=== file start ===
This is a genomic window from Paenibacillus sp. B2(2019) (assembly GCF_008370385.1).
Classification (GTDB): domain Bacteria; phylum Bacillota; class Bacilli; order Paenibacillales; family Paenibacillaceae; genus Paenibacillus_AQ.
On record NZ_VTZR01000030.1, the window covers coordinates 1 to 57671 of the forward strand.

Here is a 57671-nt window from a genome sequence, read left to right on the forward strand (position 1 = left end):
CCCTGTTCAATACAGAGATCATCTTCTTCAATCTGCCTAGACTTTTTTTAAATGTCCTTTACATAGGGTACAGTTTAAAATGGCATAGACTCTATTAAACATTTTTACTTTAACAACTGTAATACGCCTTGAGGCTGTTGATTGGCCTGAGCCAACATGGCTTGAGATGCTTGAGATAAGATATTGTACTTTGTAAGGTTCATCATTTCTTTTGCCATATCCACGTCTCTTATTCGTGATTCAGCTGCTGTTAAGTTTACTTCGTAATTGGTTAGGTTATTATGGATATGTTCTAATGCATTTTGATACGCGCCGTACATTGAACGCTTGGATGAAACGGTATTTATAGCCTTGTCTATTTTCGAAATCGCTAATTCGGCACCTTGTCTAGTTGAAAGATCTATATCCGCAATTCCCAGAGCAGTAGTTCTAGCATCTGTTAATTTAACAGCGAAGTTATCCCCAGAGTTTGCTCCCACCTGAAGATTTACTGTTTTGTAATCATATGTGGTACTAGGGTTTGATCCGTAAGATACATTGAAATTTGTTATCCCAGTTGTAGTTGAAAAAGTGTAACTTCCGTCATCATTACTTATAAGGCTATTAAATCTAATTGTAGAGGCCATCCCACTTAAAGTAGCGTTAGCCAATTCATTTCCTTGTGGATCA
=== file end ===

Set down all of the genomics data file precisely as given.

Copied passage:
This is a genomic window from Paenibacillus sp. B2(2019) (assembly GCF_008370385.1).
Classification (GTDB): domain Bacteria; phylum Bacillota; class Bacilli; order Paenibacillales; family Paenibacillaceae; genus Paenibacillus_AQ.
On record NZ_VTZR01000030.1, the window covers coordinates 1 to 57671 of the forward strand.

Here is a 57671-nt window from a genome sequence, read left to right on the forward strand (position 1 = left end):
CCCTGTTCAATACAGAGATCATCTTCTTCAATCTGCCTAGACTTTTTTTAAATGTCCTTTACATAGGGTACAGTTTAAAATGGCATAGACTCTATTAAACATTTTTACTTTAACAACTGTAATACGCCTTGAGGCTGTTGATTGGCCTGAGCCAACATGGCTTGAGATGCTTGAGATAAGATATTGTACTTTGTAAGGTTCATCATTTCTTTTGCCATATCCACGTCTCTTATTCGTGATTCAGCTGCTGTTAAGTTTACTTCGTAATTGGTTAGGTTATTATGGATATGTTCTAATGCATTTTGATACGCGCCGTACATTGAACGCTTGGATGAAACGGTATTTATAGCCTTGTCTATTTTCGAAATCGCTAATTCGGCACCTTGTCTAGTTGAAAGATCTATATCCGCAATTCCCAGAGCAGTAGTTCTAGCATCTGTTAATTTAACAGCGAAGTTATCCCCAGAGTTTGCTCCCACCTGAAGATTTACTGTTTTGTAATCATATGTGGTACTAGGGTTTGATCCGTAAGATACATTGAAATTTGTTATCCCAGTTGTAGTTGAAAAAGTGTAACTTCCGTCATCATTACTTATAAGGCTATTAAATCTAATTGTAGAGGCCATCCCACTTAAAGTAGCGTTAGCCAATTCATTTCCTTGTGGATCA